Disconnecting from work: why your business needs a policy

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In today's fast-paced digital world, achieving a healthy work-life balance has become more challenging than ever. While Ontario is currently the only province that mandates a disconnecting from work policy (for employers with 25 or more employees), the absence of similar legislation in other provinces and territories should not deter you from considering the importance of a disconnecting from work policy for your business.

Why Consider a Disconnecting from Work Policy for Your Business?

Employee Well-being and Productivity

The well-being of your employees is paramount. A disconnecting from work policy demonstrates your commitment to their mental health and work-life balance. This, in turn, can boost employee morale and productivity.

Continuous connectivity can lead to burnout. A policy that encourages employees to disconnect after work hours can help prevent burnout and absenteeism, ultimately benefiting your bottom line.

A work environment that values work-life balance can improve employee retention rates, reducing recruitment and training costs.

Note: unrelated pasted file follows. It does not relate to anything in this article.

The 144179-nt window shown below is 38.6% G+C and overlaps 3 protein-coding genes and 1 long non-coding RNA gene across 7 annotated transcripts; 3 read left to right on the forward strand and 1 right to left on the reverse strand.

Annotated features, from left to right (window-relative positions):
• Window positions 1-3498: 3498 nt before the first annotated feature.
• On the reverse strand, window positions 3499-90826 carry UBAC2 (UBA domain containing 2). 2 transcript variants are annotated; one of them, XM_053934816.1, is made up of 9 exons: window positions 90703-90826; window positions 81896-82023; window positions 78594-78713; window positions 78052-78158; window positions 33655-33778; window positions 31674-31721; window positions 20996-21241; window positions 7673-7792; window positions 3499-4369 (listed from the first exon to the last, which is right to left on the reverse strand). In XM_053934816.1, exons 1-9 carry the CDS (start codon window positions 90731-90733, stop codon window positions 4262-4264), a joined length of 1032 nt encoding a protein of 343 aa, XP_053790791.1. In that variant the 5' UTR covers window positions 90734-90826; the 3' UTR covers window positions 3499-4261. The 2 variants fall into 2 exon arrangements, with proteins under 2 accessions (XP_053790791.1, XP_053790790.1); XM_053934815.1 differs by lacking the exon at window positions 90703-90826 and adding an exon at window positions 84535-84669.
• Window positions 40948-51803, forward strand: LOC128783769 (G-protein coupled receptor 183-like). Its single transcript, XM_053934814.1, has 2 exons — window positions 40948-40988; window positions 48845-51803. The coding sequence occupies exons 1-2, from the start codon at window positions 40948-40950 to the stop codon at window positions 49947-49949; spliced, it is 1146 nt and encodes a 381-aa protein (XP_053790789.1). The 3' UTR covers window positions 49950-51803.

Fostering a culture that respects employees' personal time can create a more positive work environment. This can lead to better teamwork, creativity, and overall job satisfaction.

Attracting Top Talent

In a competitive job market, talented candidates seek employers who prioritize work-life balance. Implementing a disconnect from work policy can make your business more attractive to prospective employees.

Enhanced Reputation

Demonstrating your commitment to employee well-being can boost your company's reputation, making it more attractive to clients, partners, and investors.

Legal Preparedness

Anticipating future trends in workplace legislation can put your business ahead of the curve. Implementing a policy now can help you adapt more easily if such legislation is introduced in the future.

Key Components of creating and implementing a Disconnecting from Work Policy:
  • Your policy should provide clear guidelines regarding when employees are not expected to be available for work-related communication or tasks outside of their regular working hours.
  • Specify how employees should communicate their unavailability, ensuring a seamless transition of tasks or responsibilities when they disconnect.
  • Define exceptions for situations where employees may need to be available outside regular hours due to the nature of their roles but emphasize that these instances should be the exception rather than the rule.
  • Provide training and education to employees and managers about the policy, its benefits, and how to implement it effectively.

CFIB members can visit our Member Portal and download our customizable Disconnecting from Work Policy template. 

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